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The Rebels may only be four practices into the 2013-14 season, but position battles are already well underway—especially at point guard, arguably the most important position on the floor and a spot where the Rebels have no fewer than four players vying for the primary job.

As it stands now, junior DeVille Smith, sophomore Daquan Cook, freshman Kendall Smith and junior Jelan Kendrick are all in the mix, according to Dave Rice.

“There’s definitely a battle,” Rice said after Friday’s practice. “That battle starts in the preseason, in the weight room, on the track. But it gets stronger once practice starts, and so it’s still a wide-open deal and we’re trying all those guys. The great thing is, they’re all competing and battling, and I’m excited about the fact that we have a number of options.”

Each player brings a slightly different skill set to the position. DeVille Smith possesses the quickness to penetrate on offense and hound the ball on defense. Cook is a skilled passer with a year in the system (something none of the other candidates has). Kendrick has size (6-foot-7) and playmaking ability. And Kendall Smith has the athleticism to make plays around the rim.

The primary battle appears to be between DeVille Smith and Cook, the two among that group who are considered “true” point guards.

DeVille Smith was widely viewed as the frontrunner heading into preseason, and after a week of full practices, he appears to be fitting in nicely within the Rebels’ system. He hasn’t dazzled at the offensive end, but he’s shown a nice 3-point stroke and good defensive potential.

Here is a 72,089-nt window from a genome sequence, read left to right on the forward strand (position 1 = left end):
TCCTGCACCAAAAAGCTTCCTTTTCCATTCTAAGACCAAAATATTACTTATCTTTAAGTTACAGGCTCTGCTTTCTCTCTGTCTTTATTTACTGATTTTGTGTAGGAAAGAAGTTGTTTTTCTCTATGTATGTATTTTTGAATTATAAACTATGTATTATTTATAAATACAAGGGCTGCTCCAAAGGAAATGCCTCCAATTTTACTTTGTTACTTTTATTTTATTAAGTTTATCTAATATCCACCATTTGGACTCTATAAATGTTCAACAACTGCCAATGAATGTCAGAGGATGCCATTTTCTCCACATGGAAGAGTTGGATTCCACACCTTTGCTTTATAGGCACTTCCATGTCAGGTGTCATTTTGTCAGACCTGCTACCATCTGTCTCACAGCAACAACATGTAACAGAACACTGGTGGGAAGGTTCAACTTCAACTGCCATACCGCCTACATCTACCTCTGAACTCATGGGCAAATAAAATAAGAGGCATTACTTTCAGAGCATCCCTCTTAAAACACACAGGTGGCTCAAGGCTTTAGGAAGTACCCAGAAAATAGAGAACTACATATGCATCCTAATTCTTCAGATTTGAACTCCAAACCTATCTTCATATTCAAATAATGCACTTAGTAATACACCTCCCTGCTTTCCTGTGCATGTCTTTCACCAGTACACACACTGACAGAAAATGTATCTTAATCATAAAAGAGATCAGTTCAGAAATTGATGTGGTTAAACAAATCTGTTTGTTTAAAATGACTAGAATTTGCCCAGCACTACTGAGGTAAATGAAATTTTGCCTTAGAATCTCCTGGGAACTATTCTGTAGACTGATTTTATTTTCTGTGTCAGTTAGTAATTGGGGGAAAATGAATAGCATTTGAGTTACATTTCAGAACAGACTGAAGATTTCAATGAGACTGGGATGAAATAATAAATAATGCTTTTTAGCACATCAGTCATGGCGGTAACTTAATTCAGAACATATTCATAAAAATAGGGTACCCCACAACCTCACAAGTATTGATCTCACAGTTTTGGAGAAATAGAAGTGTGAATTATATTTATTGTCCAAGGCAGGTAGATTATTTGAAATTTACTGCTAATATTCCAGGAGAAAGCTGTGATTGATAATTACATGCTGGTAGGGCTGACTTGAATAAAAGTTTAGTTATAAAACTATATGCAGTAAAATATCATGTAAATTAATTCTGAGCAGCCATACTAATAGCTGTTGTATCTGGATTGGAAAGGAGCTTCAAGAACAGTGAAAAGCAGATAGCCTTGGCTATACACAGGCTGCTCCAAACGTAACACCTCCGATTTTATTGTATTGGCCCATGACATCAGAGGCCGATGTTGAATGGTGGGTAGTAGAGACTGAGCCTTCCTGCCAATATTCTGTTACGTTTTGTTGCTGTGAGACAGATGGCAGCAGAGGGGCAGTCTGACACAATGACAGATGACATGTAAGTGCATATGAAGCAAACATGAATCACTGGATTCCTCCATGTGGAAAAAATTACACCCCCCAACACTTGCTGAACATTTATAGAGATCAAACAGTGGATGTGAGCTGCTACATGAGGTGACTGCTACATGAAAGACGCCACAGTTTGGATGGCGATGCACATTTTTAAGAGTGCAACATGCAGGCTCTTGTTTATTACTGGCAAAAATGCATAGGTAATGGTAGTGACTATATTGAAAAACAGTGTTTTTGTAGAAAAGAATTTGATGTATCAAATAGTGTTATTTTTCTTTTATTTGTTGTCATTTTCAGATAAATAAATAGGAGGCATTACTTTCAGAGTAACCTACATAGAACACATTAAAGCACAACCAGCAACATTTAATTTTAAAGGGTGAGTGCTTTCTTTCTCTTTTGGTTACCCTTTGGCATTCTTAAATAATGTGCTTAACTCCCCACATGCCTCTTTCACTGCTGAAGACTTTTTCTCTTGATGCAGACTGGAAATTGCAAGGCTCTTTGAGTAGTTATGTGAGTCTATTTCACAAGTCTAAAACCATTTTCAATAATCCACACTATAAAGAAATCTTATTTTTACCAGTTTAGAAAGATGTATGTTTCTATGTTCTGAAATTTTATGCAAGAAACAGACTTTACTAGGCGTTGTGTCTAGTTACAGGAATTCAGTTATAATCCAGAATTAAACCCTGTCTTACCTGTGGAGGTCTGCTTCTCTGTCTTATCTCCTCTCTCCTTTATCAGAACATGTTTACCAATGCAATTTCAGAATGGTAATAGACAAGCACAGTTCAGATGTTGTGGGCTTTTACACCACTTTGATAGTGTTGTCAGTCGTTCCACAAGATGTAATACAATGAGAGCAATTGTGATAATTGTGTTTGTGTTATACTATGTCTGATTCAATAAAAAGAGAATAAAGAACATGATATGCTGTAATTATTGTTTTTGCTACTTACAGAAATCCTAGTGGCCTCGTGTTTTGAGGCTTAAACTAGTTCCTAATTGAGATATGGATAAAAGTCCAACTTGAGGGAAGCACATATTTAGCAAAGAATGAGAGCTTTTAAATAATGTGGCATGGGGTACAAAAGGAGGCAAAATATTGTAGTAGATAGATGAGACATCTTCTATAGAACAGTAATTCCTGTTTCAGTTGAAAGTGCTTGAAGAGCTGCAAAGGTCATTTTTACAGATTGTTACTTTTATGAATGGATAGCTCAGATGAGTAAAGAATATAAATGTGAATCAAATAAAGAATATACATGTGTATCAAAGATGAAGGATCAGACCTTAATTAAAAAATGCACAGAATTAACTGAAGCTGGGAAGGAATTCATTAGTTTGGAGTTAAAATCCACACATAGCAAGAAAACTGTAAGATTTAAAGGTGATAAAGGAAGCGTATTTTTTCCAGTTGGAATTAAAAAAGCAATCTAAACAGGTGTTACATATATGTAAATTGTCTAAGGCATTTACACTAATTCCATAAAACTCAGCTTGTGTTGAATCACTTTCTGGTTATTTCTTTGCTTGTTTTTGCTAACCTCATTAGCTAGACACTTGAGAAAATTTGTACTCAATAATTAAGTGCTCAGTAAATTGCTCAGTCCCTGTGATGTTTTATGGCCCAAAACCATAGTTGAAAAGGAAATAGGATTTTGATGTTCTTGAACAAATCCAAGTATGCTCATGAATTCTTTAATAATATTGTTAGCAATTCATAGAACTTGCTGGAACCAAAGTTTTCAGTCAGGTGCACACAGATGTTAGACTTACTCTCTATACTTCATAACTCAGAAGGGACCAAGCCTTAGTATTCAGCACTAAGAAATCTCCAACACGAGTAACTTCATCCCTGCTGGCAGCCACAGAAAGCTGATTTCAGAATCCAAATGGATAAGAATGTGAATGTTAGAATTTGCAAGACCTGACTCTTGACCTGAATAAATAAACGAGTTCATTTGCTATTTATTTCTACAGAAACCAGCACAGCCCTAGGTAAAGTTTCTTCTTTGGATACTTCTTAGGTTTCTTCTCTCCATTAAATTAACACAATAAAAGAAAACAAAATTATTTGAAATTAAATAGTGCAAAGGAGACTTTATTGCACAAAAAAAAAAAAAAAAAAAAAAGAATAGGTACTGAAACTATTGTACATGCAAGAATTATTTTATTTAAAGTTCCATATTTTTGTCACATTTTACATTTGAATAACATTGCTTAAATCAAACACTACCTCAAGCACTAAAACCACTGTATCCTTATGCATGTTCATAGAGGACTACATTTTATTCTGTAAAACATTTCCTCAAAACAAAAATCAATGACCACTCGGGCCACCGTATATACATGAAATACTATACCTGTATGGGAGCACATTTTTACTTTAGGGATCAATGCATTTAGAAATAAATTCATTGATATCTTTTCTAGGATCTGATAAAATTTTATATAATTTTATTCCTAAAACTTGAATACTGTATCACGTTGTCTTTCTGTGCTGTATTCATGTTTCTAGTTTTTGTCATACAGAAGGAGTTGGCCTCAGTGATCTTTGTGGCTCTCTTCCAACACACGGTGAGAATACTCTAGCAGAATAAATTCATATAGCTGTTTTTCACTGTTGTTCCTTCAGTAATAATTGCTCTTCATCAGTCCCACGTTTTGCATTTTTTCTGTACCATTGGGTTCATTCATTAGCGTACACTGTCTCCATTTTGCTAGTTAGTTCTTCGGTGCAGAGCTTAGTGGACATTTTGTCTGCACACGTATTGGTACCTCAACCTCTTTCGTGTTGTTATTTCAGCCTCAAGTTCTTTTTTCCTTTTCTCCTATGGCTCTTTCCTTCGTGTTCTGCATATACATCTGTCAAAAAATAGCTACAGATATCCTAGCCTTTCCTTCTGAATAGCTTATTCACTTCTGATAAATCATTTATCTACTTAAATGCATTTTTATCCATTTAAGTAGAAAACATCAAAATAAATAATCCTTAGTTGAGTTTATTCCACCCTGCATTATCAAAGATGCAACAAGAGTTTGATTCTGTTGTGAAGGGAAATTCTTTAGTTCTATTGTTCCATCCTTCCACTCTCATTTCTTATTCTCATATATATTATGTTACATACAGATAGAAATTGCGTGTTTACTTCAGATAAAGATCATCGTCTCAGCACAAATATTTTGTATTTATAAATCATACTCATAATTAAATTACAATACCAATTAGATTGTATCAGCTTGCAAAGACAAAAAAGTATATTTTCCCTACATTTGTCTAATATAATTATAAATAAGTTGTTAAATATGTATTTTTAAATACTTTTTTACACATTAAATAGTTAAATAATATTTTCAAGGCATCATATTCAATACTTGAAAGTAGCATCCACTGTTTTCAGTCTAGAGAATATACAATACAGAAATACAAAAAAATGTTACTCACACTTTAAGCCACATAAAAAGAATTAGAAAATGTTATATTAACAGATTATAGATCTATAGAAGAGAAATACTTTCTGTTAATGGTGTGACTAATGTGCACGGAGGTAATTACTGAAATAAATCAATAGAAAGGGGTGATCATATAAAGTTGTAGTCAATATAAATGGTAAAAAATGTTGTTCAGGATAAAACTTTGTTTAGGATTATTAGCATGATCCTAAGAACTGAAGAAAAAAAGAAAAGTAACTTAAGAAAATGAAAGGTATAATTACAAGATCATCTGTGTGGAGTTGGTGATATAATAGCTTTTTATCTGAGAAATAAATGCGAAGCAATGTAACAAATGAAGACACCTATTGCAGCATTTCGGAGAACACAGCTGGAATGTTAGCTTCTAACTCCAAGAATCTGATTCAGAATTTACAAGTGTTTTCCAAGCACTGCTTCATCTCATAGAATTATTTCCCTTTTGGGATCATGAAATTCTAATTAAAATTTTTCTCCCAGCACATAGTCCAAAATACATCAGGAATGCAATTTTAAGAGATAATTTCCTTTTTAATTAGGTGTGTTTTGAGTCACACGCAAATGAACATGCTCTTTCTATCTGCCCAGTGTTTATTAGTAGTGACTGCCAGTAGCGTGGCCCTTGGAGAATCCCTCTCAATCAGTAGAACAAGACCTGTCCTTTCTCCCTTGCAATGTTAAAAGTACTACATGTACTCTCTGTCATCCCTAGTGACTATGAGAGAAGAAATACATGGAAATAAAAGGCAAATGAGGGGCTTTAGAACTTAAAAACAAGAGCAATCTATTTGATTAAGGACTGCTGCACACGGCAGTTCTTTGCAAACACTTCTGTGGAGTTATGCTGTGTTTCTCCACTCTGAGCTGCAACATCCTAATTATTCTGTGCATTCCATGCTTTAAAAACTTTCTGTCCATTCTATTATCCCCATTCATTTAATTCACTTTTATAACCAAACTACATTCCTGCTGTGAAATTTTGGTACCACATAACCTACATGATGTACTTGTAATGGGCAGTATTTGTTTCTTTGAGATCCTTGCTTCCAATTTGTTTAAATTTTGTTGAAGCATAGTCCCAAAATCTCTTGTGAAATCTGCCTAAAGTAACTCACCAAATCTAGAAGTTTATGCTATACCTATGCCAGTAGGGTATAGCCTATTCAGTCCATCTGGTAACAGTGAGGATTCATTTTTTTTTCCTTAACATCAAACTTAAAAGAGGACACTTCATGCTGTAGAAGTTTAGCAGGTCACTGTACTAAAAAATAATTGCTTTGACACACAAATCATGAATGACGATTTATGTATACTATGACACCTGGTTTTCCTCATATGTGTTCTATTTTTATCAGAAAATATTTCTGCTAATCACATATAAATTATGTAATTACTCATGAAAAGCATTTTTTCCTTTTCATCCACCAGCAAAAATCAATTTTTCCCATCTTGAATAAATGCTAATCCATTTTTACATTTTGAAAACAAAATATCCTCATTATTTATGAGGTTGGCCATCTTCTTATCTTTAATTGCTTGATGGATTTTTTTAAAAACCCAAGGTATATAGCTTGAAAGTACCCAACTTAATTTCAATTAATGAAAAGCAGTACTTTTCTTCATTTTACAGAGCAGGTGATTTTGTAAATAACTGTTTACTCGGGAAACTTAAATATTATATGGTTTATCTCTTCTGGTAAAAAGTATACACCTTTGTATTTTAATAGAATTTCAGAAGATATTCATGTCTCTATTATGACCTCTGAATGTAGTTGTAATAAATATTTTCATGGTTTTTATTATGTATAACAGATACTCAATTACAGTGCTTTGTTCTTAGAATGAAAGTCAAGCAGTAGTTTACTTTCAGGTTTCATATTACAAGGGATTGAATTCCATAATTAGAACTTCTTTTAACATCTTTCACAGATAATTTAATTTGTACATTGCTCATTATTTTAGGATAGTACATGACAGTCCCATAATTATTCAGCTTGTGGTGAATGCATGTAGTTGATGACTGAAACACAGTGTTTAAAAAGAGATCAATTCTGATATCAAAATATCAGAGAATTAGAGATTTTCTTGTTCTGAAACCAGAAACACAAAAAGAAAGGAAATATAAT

“I feel like I still have a long way to go,” Smith said. “I’m still learning, taking it day by day. All the older guys from last year are showing me stuff—how to get through defenses and all that. But I’m just taking it day by day.”

Cook looks to be physically stronger than he was last year, but size (he’s very generously listed at 6-foot-1, 170 pounds) will never be an asset for the Baltimore native. Instead, Rice points to his experience as one of his strong suits, but notes that it will take more than that to win the job.

“Daquan of course knows our system,” Rice said. “He’s been with us for a year, so any time—whether it’s the point guard position or any other position—any time you’ve got returning guys, they just inherently have an advantage early on.

“But we have other new guys who are working hard who will close the gap quickly. So we’ll see how that shakes out.”

Kendall Smith and Jelan Kendrick are the other two newcomers who could see time at the 1 this season. Neither may be true point guards, but both possess some of the skills necessary to bring value to the position.

“I think the thing that’s good for us is that we have depth on our team,” Rice said. “And the way we want to play, in terms of more up-tempo and in terms of pressing, we’re going to need multiple point guards.”

When asked what it would take to win the position battle and earn the starting nod, Rice laid down the job description.

“We need leadership from the point guard spot,” Rice said. “We need a guy who defends his position, quarterbacks our defense and makes sure we do a good job of getting the ball stopped. And then runs our transition offense and our half-court offense and just gets other people involved. There’s a lot of jobs. It’s the hardest position to play, and it’s one of the most important positions. There’s a lot to it and I’m happy we have as many options as we do.”

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